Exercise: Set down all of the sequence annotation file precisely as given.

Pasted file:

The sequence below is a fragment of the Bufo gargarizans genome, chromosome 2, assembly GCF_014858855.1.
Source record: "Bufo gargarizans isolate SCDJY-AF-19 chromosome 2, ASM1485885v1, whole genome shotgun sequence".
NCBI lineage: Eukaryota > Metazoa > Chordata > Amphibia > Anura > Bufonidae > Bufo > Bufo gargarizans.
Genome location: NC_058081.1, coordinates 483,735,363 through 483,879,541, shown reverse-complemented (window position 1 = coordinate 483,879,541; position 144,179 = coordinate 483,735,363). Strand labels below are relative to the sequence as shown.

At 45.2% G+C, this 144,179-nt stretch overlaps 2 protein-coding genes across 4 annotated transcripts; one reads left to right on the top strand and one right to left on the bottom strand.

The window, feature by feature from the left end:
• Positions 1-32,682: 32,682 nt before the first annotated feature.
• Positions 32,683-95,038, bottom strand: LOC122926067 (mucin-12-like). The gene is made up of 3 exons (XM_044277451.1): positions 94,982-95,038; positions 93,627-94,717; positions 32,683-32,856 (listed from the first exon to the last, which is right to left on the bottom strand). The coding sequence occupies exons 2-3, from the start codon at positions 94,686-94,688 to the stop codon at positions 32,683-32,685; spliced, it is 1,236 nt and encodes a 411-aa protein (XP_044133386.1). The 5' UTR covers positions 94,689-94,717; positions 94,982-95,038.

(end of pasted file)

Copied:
The sequence below is a fragment of the Bufo gargarizans genome, chromosome 2, assembly GCF_014858855.1.
Source record: "Bufo gargarizans isolate SCDJY-AF-19 chromosome 2, ASM1485885v1, whole genome shotgun sequence".
NCBI lineage: Eukaryota > Metazoa > Chordata > Amphibia > Anura > Bufonidae > Bufo > Bufo gargarizans.
Genome location: NC_058081.1, coordinates 483,735,363 through 483,879,541, shown reverse-complemented (window position 1 = coordinate 483,879,541; position 144,179 = coordinate 483,735,363). Strand labels below are relative to the sequence as shown.

At 45.2% G+C, this 144,179-nt stretch overlaps 2 protein-coding genes across 4 annotated transcripts; one reads left to right on the top strand and one right to left on the bottom strand.

The window, feature by feature from the left end:
• Positions 1-32,682: 32,682 nt before the first annotated feature.
• Positions 32,683-95,038, bottom strand: LOC122926067 (mucin-12-like). The gene is made up of 3 exons (XM_044277451.1): positions 94,982-95,038; positions 93,627-94,717; positions 32,683-32,856 (listed from the first exon to the last, which is right to left on the bottom strand). The coding sequence occupies exons 2-3, from the start codon at positions 94,686-94,688 to the stop codon at positions 32,683-32,685; spliced, it is 1,236 nt and encodes a 411-aa protein (XP_044133386.1). The 5' UTR covers positions 94,689-94,717; positions 94,982-95,038.